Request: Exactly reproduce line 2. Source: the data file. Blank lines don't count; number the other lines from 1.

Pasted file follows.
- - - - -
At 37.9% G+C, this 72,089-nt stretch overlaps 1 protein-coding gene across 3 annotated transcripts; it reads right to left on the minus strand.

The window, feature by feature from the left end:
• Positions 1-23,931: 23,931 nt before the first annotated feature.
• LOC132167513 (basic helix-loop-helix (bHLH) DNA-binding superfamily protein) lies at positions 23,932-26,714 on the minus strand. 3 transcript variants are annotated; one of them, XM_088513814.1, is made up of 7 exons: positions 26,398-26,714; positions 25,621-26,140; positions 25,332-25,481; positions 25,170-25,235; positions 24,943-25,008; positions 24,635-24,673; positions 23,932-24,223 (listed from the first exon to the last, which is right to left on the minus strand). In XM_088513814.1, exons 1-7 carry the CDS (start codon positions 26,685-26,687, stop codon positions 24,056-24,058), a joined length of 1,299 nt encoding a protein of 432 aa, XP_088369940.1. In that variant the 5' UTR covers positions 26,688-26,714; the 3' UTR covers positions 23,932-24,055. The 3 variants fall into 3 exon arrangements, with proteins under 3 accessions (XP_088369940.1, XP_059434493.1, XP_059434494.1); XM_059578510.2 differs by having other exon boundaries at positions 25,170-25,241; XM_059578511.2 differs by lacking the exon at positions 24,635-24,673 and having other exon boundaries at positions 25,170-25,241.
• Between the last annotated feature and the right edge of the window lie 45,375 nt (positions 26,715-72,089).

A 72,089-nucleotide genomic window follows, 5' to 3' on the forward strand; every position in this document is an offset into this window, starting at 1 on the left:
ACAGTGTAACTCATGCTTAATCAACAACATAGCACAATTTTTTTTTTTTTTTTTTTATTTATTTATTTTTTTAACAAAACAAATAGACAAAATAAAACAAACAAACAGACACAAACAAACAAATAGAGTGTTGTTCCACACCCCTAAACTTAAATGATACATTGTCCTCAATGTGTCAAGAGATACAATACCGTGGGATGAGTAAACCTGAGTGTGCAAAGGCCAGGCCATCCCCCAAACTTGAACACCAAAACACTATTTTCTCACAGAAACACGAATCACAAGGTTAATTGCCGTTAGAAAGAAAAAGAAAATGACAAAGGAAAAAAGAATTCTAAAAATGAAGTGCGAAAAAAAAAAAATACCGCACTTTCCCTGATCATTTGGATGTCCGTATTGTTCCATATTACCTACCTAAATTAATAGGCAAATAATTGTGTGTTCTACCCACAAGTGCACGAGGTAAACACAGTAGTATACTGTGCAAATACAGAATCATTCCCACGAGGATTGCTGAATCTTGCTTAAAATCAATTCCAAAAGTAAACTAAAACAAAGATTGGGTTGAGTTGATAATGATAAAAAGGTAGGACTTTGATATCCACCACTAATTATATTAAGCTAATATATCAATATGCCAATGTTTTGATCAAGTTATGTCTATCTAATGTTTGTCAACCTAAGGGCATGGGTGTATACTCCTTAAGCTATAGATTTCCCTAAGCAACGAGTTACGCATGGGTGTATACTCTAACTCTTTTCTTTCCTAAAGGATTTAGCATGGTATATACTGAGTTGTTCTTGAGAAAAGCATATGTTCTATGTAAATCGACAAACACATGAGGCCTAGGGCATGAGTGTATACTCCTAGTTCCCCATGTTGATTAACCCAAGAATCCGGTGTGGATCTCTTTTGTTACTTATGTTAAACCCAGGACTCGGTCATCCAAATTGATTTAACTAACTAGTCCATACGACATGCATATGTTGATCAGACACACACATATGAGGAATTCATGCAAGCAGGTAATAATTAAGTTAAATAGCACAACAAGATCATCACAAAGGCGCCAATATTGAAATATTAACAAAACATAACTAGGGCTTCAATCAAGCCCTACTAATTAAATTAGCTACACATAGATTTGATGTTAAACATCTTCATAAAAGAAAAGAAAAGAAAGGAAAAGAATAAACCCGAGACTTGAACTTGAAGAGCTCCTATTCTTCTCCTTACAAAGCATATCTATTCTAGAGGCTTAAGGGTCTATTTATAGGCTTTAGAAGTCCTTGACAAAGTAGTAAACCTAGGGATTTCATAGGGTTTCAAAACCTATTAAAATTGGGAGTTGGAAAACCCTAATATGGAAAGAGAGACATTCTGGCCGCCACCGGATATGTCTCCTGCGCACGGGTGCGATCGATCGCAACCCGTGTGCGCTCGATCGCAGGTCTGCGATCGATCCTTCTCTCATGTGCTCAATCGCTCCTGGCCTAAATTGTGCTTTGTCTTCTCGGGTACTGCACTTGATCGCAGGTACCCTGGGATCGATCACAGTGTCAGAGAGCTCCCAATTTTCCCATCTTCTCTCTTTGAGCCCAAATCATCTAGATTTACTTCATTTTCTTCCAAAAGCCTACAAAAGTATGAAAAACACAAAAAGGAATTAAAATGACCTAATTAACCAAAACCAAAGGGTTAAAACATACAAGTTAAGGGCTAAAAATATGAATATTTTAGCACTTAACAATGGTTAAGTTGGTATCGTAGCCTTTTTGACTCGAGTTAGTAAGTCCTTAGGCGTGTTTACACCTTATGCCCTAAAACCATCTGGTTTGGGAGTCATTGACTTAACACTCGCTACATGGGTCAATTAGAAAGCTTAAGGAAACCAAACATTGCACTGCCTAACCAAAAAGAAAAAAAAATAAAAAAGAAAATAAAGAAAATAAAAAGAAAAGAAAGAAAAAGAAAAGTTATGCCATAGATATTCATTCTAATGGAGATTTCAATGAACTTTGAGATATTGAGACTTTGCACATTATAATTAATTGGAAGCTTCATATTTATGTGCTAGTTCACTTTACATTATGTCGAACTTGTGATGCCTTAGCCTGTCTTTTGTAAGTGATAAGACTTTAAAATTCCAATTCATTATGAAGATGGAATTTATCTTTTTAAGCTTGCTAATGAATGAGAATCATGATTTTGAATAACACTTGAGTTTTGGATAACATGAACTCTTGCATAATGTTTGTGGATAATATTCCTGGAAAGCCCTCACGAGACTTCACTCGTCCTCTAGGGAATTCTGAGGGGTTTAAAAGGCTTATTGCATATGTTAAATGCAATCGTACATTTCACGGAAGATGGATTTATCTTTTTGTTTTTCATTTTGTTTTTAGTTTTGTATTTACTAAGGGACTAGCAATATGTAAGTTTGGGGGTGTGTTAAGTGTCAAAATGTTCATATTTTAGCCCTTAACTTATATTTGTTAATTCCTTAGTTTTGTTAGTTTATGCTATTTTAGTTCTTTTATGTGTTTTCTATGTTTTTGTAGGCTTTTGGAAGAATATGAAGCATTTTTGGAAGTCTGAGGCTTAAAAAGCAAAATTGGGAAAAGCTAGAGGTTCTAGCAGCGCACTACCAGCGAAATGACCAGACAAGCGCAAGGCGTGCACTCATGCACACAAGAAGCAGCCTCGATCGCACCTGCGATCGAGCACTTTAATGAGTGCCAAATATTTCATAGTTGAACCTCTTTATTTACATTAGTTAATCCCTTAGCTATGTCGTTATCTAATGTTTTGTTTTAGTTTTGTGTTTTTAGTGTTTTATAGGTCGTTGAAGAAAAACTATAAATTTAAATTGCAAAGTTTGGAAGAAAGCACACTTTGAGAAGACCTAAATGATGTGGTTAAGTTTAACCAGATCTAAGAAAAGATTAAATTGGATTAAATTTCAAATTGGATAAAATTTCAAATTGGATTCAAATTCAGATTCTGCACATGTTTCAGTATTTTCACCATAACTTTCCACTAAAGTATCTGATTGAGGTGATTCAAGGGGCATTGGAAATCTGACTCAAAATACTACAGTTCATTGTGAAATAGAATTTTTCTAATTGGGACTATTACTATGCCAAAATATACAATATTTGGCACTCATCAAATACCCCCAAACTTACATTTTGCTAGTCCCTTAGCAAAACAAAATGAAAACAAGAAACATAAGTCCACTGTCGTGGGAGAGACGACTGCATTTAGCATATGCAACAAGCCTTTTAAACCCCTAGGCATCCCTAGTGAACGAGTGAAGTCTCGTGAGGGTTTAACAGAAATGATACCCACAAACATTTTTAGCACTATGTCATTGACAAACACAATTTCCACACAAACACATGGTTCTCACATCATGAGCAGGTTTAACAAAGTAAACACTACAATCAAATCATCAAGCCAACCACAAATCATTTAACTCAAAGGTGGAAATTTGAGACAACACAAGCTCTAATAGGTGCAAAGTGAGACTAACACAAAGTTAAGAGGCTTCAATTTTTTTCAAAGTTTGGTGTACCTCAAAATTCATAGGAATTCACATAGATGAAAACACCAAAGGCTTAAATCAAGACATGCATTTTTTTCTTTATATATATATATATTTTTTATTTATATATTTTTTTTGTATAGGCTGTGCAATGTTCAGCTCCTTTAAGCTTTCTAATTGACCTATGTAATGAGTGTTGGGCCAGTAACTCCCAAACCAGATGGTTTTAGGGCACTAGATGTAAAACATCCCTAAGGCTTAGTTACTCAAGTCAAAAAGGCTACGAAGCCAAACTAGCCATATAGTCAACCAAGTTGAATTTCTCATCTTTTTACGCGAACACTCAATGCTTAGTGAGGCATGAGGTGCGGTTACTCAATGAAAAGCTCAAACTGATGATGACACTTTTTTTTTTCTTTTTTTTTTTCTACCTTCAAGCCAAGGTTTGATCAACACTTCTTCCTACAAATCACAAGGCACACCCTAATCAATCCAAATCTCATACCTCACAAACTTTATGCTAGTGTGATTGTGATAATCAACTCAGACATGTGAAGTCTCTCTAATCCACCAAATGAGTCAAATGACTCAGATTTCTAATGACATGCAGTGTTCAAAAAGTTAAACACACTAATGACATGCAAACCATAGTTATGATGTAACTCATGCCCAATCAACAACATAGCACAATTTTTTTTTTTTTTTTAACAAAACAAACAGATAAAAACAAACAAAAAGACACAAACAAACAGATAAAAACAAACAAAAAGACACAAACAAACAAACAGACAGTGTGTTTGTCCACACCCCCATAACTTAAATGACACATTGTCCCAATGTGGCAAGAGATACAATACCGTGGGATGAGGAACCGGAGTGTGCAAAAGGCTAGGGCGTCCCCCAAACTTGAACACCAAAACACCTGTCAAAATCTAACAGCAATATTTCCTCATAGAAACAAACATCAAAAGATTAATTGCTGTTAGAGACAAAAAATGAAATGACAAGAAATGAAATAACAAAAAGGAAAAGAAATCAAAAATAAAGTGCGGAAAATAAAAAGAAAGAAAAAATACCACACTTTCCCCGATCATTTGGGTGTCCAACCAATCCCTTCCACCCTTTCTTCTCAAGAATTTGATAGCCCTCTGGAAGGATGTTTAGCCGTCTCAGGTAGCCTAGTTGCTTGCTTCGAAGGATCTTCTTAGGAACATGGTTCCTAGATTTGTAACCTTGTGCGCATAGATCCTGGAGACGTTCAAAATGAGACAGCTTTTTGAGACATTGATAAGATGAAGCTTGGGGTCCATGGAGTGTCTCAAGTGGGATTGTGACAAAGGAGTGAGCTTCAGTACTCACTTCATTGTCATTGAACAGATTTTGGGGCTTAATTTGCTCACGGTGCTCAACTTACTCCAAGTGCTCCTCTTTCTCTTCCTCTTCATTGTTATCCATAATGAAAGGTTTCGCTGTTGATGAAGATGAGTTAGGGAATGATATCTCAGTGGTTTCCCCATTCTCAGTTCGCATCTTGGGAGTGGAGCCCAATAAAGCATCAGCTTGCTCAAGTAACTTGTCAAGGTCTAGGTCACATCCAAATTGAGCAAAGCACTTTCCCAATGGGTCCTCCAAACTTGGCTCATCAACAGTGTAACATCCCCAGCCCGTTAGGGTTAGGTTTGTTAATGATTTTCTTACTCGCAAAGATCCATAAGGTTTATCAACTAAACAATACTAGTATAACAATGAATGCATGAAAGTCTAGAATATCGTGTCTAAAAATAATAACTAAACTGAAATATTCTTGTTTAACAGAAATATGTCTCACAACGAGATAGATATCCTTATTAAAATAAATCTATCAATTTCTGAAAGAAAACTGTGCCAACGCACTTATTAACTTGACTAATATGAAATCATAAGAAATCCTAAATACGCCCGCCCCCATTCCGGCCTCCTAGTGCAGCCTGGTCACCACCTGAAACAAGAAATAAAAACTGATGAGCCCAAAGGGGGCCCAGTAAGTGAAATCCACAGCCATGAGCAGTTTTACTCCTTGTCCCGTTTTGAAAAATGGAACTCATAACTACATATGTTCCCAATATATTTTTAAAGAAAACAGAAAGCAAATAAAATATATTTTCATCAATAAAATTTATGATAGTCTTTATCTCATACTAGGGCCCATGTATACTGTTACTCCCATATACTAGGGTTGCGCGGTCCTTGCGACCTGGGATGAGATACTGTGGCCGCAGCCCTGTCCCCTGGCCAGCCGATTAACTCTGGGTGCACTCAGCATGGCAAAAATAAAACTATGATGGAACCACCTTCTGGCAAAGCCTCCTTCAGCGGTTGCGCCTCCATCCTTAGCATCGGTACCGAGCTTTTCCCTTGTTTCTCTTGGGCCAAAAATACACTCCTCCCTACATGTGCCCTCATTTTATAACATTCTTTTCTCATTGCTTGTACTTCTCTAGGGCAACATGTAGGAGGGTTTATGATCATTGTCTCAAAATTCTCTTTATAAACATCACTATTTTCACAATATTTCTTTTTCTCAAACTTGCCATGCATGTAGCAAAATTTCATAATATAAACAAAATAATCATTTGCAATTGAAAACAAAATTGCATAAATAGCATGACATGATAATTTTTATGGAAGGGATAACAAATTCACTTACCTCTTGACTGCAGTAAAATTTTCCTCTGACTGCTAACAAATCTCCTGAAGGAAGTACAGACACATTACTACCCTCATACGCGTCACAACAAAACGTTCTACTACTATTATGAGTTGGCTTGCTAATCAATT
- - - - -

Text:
The window, feature by feature from the left end: